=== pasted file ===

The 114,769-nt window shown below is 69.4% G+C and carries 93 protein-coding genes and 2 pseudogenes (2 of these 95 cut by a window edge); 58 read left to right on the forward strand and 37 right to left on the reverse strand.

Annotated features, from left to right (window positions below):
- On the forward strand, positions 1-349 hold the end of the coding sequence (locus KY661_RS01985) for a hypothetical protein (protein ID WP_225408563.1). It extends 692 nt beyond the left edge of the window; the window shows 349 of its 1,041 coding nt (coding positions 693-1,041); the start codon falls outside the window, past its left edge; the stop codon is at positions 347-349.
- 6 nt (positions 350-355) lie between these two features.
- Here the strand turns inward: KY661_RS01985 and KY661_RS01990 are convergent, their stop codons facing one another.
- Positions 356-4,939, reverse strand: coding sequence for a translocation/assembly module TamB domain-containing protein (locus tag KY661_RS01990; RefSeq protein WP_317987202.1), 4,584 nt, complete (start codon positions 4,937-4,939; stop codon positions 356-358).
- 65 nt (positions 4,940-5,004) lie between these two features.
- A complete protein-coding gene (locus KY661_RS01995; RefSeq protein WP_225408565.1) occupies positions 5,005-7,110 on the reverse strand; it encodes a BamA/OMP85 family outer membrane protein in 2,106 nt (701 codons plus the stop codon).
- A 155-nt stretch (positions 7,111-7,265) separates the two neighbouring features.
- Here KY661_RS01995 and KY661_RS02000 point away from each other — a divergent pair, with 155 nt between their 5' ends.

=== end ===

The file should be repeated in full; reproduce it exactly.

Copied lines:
The 114,769-nt window shown below is 69.4% G+C and carries 93 protein-coding genes and 2 pseudogenes (2 of these 95 cut by a window edge); 58 read left to right on the forward strand and 37 right to left on the reverse strand.

Annotated features, from left to right (window positions below):
- On the forward strand, positions 1-349 hold the end of the coding sequence (locus KY661_RS01985) for a hypothetical protein (protein ID WP_225408563.1). It extends 692 nt beyond the left edge of the window; the window shows 349 of its 1,041 coding nt (coding positions 693-1,041); the start codon falls outside the window, past its left edge; the stop codon is at positions 347-349.
- 6 nt (positions 350-355) lie between these two features.
- Here the strand turns inward: KY661_RS01985 and KY661_RS01990 are convergent, their stop codons facing one another.
- Positions 356-4,939, reverse strand: coding sequence for a translocation/assembly module TamB domain-containing protein (locus tag KY661_RS01990; RefSeq protein WP_317987202.1), 4,584 nt, complete (start codon positions 4,937-4,939; stop codon positions 356-358).
- 65 nt (positions 4,940-5,004) lie between these two features.
- A complete protein-coding gene (locus KY661_RS01995; RefSeq protein WP_225408565.1) occupies positions 5,005-7,110 on the reverse strand; it encodes a BamA/OMP85 family outer membrane protein in 2,106 nt (701 codons plus the stop codon).
- A 155-nt stretch (positions 7,111-7,265) separates the two neighbouring features.
- Here KY661_RS01995 and KY661_RS02000 point away from each other — a divergent pair, with 155 nt between their 5' ends.